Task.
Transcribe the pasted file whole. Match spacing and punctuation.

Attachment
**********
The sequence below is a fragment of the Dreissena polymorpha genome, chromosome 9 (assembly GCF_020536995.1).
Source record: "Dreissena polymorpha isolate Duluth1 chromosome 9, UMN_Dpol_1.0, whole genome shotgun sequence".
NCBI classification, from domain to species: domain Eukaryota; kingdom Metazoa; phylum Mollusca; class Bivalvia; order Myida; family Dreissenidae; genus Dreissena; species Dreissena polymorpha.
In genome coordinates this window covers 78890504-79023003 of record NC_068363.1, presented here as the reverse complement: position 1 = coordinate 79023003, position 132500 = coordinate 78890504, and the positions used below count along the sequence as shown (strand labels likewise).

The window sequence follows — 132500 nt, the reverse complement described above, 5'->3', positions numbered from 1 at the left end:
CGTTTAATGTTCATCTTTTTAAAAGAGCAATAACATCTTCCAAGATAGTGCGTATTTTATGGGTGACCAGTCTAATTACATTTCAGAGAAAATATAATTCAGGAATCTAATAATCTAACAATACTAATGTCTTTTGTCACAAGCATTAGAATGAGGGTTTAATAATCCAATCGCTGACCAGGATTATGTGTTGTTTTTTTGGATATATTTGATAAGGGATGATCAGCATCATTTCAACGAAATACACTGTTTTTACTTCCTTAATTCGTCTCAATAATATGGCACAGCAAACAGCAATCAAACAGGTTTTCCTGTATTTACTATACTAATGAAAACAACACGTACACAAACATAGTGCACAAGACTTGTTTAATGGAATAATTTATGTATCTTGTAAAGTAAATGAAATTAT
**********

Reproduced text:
The sequence below is a fragment of the Dreissena polymorpha genome, chromosome 9 (assembly GCF_020536995.1).
Source record: "Dreissena polymorpha isolate Duluth1 chromosome 9, UMN_Dpol_1.0, whole genome shotgun sequence".
NCBI classification, from domain to species: domain Eukaryota; kingdom Metazoa; phylum Mollusca; class Bivalvia; order Myida; family Dreissenidae; genus Dreissena; species Dreissena polymorpha.
In genome coordinates this window covers 78890504-79023003 of record NC_068363.1, presented here as the reverse complement: position 1 = coordinate 79023003, position 132500 = coordinate 78890504, and the positions used below count along the sequence as shown (strand labels likewise).

The window sequence follows — 132500 nt, the reverse complement described above, 5'->3', positions numbered from 1 at the left end:
CGTTTAATGTTCATCTTTTTAAAAGAGCAATAACATCTTCCAAGATAGTGCGTATTTTATGGGTGACCAGTCTAATTACATTTCAGAGAAAATATAATTCAGGAATCTAATAATCTAACAATACTAATGTCTTTTGTCACAAGCATTAGAATGAGGGTTTAATAATCCAATCGCTGACCAGGATTATGTGTTGTTTTTTTGGATATATTTGATAAGGGATGATCAGCATCATTTCAACGAAATACACTGTTTTTACTTCCTTAATTCGTCTCAATAATATGGCACAGCAAACAGCAATCAAACAGGTTTTCCTGTATTTACTATACTAATGAAAACAACACGTACACAAACATAGTGCACAAGACTTGTTTAATGGAATAATTTATGTATCTTGTAAAGTAAATGAAATTAT